Bikers Classics – Lucky Thirteen!

The visitors of the thirteenth Bikers’ Classics were hardly given time to catch their breath. They were treated to a scorching action packed weekend. And those who chose to skip a few Parades or races, could enjoy themselves in the Lifestyle Village or at the auto jumble. The classic race event at Spa-Francorchamps once again lived up to its name of offering something for everyone.


While Nortons, MV Agustas, NSU Sportmaxes, Aermacchis and Mondials from the sixties and seventies impressed the crowds with a wall of debibels, Juliaan Van Zeebroeck returned to the Spa-Francorchamps circuit, 35 years after his last race, to meet up with former 50cc World Champions Jan de Vries and Henk van Kessel. “It’s my very first time on the shortened circuit”, said the 69-year-old from Bruxelles. “I absolutely love it.”

Exactly forty years after his memorable win in the 1975 Belgian Grand Prix, Van Zeebroeck noticed that the old racer instincts were still working. “I rode an Itom to ride by Pierre Kemperman. That bike is fantastic but my riding was not too smoothly. I immediately thought ‘I’d like to change this, modify that’. Maar I was still able to find the right lines.”

Three-time 50cc Grand Prix winner Van Zeebroeck was amazed how many people recognized him after all those years. “That was really incredible. And for me it was fun to see those old rivals again. I would definitely like to do it again.”


This year the Bikers’ Classics symbolically opened a Lifestyle Village. It proved to be a big success. Yamaha presented its so-called Sport Heritage bikes, Ducati featured the customizing talents of world famous Fred Krugger and his self-built Scrambler and at Harley-Davidson visitors could experience the thrills of a stomping Milwaukee twin.

“With the Sport Heritage bikes we combine a retro look with modern day and high-level technology at Yamaha”, explained Marc Op De Beek from Belgian Yamaha importer D’Ieteren Sport. Top specialists like Roland Sands, El Greco and Marcus Walz used all their creativity to customize bikes like an XJR1300, an XV950 and the iconic V-Max. At Ducati, past and present were connected via the Scrambler. The bike, first introduced by Ducati in 1962, got a successor last year. The new bike is a big success, said Niels Kleinlooh from Ducati North Europe. “The bike appeals to many, it has a ‘back to basics’ feel to it, but it also features ABS and LED rear lights.” Customizing specialist Fred Krugger presented a very spectacular Scrambler in the Lifestyle Village – the result of three and a half months hard work. “Fred’s built a sort of trellis swinging arm and an exhaust system himself but also used standard Ducati accesso ires”, said Kleinlooh. “Thus people can see what they themselves can do to personalize their Scrambler.”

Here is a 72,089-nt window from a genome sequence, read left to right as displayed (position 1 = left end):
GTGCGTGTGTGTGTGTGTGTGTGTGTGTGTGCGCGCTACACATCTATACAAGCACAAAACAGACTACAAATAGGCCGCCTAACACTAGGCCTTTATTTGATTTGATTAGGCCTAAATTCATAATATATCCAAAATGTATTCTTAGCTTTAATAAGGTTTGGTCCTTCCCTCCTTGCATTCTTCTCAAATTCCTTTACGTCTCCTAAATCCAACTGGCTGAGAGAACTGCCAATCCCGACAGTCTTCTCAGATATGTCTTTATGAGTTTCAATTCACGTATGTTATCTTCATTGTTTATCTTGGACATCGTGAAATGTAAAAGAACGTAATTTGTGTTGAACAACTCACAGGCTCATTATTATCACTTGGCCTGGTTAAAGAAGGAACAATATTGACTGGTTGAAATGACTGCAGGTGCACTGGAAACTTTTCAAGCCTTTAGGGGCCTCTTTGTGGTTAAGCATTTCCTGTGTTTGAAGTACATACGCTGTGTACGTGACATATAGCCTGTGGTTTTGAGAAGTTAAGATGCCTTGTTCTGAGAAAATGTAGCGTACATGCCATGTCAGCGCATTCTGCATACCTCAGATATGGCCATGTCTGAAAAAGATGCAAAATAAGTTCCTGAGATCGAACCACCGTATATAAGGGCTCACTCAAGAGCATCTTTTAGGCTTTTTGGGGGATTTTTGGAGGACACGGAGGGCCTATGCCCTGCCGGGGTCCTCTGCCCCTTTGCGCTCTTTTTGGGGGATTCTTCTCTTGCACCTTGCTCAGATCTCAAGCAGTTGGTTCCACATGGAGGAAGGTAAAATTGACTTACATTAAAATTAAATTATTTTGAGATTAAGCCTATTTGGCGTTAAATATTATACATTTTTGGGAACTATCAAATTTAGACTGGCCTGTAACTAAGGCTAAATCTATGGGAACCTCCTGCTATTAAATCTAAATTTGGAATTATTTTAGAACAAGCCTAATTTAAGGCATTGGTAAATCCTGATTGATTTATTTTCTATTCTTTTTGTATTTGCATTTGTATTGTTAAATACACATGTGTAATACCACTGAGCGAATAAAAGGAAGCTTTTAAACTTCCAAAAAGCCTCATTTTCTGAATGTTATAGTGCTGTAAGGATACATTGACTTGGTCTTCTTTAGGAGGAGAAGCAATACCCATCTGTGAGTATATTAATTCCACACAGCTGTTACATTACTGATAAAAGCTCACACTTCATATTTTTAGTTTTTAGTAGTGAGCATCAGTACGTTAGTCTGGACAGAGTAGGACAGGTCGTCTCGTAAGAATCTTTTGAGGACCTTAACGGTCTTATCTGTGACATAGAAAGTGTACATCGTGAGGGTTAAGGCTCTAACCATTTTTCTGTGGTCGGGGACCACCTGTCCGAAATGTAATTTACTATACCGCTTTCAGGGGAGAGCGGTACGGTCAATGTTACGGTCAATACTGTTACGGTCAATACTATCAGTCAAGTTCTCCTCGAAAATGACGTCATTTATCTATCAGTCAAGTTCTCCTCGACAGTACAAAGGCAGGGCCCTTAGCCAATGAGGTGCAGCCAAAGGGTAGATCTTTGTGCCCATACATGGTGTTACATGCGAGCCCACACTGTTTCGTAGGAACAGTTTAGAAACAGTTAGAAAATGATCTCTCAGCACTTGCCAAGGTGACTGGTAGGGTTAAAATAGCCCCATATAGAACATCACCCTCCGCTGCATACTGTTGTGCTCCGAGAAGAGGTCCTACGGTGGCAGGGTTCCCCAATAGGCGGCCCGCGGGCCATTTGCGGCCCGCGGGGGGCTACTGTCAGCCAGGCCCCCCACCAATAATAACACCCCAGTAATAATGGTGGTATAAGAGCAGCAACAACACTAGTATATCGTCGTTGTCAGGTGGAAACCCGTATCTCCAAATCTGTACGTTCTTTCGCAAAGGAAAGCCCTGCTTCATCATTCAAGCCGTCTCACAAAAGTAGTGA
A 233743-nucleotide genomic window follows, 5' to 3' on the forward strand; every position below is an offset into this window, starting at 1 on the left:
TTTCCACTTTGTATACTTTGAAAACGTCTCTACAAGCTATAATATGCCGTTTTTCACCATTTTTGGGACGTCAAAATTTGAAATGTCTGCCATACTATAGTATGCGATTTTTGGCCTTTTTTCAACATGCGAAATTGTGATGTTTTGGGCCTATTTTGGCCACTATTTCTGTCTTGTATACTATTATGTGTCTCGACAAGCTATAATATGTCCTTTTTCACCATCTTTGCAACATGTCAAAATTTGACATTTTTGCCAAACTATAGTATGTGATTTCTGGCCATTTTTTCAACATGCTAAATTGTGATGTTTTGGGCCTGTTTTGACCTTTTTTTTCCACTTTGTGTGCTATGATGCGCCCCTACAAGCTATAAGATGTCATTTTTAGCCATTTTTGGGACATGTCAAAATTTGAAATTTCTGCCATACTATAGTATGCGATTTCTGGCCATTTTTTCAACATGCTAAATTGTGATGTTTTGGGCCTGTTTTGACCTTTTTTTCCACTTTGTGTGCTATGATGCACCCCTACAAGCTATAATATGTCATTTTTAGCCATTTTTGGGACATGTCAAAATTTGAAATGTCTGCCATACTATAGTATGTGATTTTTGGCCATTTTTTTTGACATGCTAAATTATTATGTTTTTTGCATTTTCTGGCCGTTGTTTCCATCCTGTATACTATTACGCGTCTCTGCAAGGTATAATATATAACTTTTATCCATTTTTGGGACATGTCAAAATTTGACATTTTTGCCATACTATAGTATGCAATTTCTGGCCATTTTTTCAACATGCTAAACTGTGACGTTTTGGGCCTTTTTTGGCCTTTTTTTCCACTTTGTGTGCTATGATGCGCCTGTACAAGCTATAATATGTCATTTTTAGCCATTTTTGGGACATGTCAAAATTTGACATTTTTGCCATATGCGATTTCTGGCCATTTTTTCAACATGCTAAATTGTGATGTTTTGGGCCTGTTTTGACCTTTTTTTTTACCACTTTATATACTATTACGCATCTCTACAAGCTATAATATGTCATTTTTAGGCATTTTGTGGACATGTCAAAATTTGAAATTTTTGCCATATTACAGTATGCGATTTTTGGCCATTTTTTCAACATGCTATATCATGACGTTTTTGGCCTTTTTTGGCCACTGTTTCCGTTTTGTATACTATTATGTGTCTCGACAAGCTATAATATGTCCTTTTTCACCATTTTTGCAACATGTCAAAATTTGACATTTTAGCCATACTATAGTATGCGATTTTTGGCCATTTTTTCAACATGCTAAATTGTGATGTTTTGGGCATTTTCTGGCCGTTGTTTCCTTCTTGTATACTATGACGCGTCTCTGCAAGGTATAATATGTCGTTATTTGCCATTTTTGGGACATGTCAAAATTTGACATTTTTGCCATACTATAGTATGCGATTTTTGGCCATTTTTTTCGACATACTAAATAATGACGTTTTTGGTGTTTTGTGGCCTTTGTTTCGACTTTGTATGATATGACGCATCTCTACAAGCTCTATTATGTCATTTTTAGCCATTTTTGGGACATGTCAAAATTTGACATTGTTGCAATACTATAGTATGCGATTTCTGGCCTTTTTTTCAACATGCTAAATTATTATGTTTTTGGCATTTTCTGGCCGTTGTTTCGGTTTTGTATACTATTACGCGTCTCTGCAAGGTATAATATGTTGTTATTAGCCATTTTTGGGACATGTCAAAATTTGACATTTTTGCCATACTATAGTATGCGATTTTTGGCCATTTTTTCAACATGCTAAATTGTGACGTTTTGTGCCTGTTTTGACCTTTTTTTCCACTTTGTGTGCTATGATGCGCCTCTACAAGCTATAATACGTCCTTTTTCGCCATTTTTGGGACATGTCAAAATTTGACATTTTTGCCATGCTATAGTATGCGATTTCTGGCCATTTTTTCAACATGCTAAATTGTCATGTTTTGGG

A dozen Harley-Davidsons were ready to be taken out for a ride. However, due to the extreme heat on Saturday Anne-Marie-Deary of Harley-Davidson Benelux hadn’t handed over many keys to aspiring Harley riders. “People aren’t really dressed to go test-riding, but we still enjoy being here”, said Anne-Marie. “It’s our first time here and it’s a good opportunity to show people a selection of our bikes. It might be a different crowd than that we’re normally dealing with, but they sure are interested!”


Outside the paddock visitors enjoyed the usual good atmosphere at the ‘auto jumble’, where many were in search of that one spare part, that special shirt or that exclusive book. The Ducati Owners Club and the Kawasaki Z1300 Club welcomed its members. The Laverda clubs were well represented by members from as far as Denmark, France and Germany. In a crowded tent, many exclusive Laverda singles, twins and triples were put on display, while Laverdisti lined up for an autograph of Laverda racing legend Augusto Brettoni. The indisputed star of the show, however, was the Laverda V6 Endurance racer. In 1978 the orange V6 impressed with its enormous power of 140 bhp and topspeed of 283 km/h at the Bol d’Or. At Spa-Francorchamps its 1991 version made for big smiles and applause every time Dutch builder Cor Dees fired it up.


Moments of silence were rare at Spa-Francorchamps. The track was not just flocked by riders during the Parades; some 550 trackday riders also enjoyed their time on the 7 kilometer long circuit.

But of course the Spa-Francorchamps circuit was used for true racing as well. The German Kaiser Classic Endurance Team won an evenful 4 Hours of Spa Classic on Saturday evening. It was the team’s second win in three years. Pole sitter Dirk Schnieders dominated a sixty rider field in the CSBK Masters Series in both races on his Yamaha FJ1200. Paton mounted Dario Tosolini claimed the double in the two BCGP-IHRO races, whereas Richard Blunt grabbed two wins in the Pro Classic class.


Looking back at the 13th Bikers’ Classics, Florian Jupsin of organizer DG Sport immediately looked forward. “We saw a lot and listened carefully to participants and spectators”, said Jupsin. “We have already gathered many ideas for next year. We celebrate the past but we set our sights at the future!”